• So… realistically, you’re saying that the only thing that separates performing for a dictator is that the performance is private, vs. a public performance like a halftime show. Because you’re arguing that were he to make a bundle performing for the Emir of Cowfartistan, that’s okay because he’s not necessarily endorsing Cowfartistan’s dismal human rights track record.

        So how is he “endorsing” the NFL, particularly when he’s on record as saying he thinks the sport is too dangerous for his kid to play? A decent argument could be made that he’s actually subverting the league by leveraging his fame, doing the show, and pointing out the risks.

        • He’s endorsing it by being the face of the entertainment part of the event, attracting fans so the NFL can profit from the ads. His comments about football were 1) lightly reported and 2) unarticulate. Now, if his performance included a number showing a young man declining into drooling senility after playing football for a decade, that might be what you are talking about. This is closer to Leni Refenstahl telling one reporter she’s anti-fascist but making “Triumph of the Will”—for free. Because it’s good for her career.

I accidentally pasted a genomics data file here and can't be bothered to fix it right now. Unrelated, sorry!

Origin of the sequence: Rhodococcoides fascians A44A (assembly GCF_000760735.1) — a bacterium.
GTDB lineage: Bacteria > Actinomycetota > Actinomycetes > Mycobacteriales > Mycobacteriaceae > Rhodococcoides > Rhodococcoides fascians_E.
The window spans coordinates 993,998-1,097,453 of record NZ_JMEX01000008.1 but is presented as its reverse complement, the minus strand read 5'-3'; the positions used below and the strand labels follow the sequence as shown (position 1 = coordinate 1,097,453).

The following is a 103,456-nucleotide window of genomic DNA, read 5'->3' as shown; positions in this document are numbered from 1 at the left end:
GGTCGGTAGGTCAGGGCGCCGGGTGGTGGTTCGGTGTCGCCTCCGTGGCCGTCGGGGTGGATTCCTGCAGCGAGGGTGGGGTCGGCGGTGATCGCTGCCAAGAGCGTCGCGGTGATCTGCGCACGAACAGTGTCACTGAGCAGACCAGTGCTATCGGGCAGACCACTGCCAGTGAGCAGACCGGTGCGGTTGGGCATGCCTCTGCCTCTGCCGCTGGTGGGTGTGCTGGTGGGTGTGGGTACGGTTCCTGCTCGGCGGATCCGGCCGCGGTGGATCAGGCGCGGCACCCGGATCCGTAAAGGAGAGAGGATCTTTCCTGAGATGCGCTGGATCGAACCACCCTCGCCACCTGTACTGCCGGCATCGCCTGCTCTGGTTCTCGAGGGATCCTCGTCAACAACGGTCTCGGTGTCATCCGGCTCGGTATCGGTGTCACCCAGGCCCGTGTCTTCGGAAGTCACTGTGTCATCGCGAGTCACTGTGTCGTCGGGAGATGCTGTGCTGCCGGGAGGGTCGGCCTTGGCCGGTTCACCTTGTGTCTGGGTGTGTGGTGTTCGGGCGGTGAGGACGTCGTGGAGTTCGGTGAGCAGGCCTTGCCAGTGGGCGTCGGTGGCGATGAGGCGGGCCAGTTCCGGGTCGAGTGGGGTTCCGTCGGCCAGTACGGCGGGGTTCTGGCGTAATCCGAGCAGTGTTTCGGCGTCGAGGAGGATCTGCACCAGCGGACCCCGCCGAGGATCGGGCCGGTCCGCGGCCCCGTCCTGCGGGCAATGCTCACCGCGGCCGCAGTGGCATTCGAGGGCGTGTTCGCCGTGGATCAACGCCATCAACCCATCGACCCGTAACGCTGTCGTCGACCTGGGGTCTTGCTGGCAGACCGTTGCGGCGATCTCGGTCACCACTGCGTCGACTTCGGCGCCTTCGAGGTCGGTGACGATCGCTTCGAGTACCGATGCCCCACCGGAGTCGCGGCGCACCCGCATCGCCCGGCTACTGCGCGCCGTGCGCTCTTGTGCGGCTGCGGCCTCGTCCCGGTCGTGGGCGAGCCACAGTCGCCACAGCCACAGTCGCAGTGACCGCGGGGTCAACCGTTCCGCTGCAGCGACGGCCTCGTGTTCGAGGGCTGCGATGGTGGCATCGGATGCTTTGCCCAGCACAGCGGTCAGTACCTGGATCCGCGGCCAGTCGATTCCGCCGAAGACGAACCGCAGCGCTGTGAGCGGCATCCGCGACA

• “Would it be hypocritical for the AMA to advertise on the Super Bowl broadcast?

              No. Suppose the AMA bought ads highlighting the connection between football and CTE. By advertising during the Super Bowl they would be certain of reaching the demographic most likely to encourage their kids to play football and the kids themselves. I would see an anti-CTE ad campaign by the AMA as no more hypocritical than the FDA campaign to ban smokeless tobacco in baseball and other sports. What better place to show kids who hero worship football players and the parents of those kids the horrible danger they face. Additionally, while people may watch the Super Bowl to see Justin in the halftime show, nobody is going to tune in to see an ad featuring drooling men who had their brains scrambled playing football.